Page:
Spiral Curriculum in Science Education: Teaching Science to Children of Different Ages

spiral curriculum: a spiral of light

We all have a lot on our plates at the moment. Maybe if we only had one task to deal with, it wouldn’t be so bad, but when our homes are a whirlwind of Zoom meetings, working, housework, home-schooling, trying to keep office hours and parenting, it’s all a bit much, isn’t it?

Traditional coping mechanisms to deal with a huge workload are redundant at this point. 

Delegation, taking some time off, having some time to yourself? All great ideas in everyday life, but they just don’t work in lockdown. If you’re reading this blog, there is a high probability that you are a teacher, a parent or more than likely, both. If you are indeed a parent and you have children at different stages in their schooling, then keep reading. This is for you…

Having a positive mindset and a good work ethic can carry us a fair way forward, sure, but sometimes we need to work smarter, not harder. If you have children of different ages, you can use this tip to your advantage.

Introducing the spiral curriculum in science education

Using the spiral curriculum in science education can be defined as a course of study in which students will see the same topics throughout their school career, with each encounter increasing in complexity and reinforcing previous learning.

Put simply, in Science, the same topics are revisited as students progress through the different key stages, so we’ve taken the liberty to look at this week’s HLH Science resources and pair them up with the same topic areas in the different key stages.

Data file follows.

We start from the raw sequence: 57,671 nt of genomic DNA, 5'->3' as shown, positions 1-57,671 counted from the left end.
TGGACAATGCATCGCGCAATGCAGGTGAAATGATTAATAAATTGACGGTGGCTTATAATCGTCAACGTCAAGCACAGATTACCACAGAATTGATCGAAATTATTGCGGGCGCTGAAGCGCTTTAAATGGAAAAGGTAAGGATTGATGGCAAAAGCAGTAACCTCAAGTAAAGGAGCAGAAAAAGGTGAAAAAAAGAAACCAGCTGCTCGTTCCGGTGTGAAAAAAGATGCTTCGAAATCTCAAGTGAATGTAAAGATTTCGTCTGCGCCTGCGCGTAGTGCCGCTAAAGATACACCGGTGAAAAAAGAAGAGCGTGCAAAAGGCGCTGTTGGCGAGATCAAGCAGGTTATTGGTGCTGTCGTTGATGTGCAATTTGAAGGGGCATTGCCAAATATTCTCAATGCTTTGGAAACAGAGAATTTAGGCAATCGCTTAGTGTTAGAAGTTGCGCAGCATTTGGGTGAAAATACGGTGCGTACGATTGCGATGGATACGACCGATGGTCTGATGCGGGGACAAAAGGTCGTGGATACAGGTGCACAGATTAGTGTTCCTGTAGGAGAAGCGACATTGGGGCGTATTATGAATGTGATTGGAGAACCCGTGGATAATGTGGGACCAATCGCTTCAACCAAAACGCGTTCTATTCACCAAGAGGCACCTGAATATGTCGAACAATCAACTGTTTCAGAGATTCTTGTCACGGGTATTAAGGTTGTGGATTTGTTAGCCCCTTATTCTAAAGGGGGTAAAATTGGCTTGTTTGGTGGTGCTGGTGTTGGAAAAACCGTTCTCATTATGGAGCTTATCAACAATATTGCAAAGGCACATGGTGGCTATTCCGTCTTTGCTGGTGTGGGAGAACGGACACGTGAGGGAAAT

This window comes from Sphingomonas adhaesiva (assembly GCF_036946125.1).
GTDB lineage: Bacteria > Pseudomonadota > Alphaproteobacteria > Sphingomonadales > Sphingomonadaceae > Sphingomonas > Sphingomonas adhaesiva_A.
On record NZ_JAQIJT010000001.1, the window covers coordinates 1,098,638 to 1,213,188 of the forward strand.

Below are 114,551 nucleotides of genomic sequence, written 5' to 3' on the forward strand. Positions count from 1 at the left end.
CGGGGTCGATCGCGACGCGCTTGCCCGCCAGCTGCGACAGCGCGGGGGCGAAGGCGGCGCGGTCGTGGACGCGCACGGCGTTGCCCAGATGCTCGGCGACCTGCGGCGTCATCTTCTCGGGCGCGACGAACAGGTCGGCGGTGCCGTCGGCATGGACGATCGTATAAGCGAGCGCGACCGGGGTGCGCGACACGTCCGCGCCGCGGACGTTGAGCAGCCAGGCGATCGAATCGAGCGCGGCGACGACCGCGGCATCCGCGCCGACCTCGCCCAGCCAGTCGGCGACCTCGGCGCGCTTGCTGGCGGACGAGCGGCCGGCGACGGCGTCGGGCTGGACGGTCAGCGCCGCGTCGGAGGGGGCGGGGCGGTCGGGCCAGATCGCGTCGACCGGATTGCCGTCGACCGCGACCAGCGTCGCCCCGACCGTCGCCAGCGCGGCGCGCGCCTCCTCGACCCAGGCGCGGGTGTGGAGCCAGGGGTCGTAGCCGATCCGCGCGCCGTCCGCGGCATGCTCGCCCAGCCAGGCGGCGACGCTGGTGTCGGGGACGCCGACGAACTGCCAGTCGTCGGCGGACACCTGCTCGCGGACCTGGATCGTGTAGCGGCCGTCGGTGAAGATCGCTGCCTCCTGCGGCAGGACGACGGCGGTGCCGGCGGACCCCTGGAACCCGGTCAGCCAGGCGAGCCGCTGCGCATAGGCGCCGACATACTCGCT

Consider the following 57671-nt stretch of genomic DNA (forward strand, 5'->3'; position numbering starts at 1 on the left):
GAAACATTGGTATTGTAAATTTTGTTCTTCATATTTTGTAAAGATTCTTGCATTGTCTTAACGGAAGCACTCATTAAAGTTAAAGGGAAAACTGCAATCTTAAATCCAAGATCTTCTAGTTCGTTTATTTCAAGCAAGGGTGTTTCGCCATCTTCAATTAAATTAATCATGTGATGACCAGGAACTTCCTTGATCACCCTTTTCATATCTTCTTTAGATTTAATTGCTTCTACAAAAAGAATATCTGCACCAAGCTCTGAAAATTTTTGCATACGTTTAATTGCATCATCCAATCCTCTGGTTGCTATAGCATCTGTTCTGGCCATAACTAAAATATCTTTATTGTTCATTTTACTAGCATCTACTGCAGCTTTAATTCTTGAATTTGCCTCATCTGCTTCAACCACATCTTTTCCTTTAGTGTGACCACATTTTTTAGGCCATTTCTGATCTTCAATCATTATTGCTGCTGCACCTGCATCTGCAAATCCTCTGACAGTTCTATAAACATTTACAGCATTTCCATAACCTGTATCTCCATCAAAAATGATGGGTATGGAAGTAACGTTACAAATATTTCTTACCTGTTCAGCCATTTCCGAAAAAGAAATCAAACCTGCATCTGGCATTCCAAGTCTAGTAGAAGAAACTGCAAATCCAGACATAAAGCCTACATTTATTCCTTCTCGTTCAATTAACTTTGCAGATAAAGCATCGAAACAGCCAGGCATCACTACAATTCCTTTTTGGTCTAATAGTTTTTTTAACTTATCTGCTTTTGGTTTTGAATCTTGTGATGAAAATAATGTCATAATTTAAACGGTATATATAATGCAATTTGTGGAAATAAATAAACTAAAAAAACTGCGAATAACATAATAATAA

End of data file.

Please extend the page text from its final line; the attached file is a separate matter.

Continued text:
Biology: Food Groups 

This theme runs throughout all of the key stages and so lends itself well to this idea. This range of resources from our primary-age arm Twinkl match well with the key stage 3 and 4 resources we offer at Beyond.

KS1 Food Groups | KS2 Healthy Eating | KS3 Food Groups | KS4 Food Testing Investigation

Chemistry: Chemical Reactions 

Again, an idea that features in every key stage, one thing to bear in mind is that in the lower key stages, chemical reactions and physical changes are referred to as irreversible changes and reversible changes respectively.

KS1 Changing States| KS2 Identifying Changes | KS3 Reactions of Acids | KS4 Rate of Chemical Change      

Physics: Electricity

Another great topic for your children to work on together is the recurring theme of electricity. (Additional thought, a good idea for a practical would be to get them to turn some lights off when they leave a room, but let’s be realistic in our expectations)

KS1 Electrical Dangers | KS2 Electricity Activities | KS3 Potential Difference Graphs | KS4 Physics Electricity Knowledge Organiser

It’s just an idea. It works because of the nature of how Science is taught. Having seen it in action in schools it can be very effective. It boosts the confidence of the older learner, makes the younger learner feel relevant and spurs them on to want to do more. We won’t burden you with the teaching theory behind why this works, goodness knows you don’t have time for that at the moment, but this might, just might mean that your kids will do some work and you can have a Zoom meeting without being asked for a piece of toast halfway through your daily briefing.

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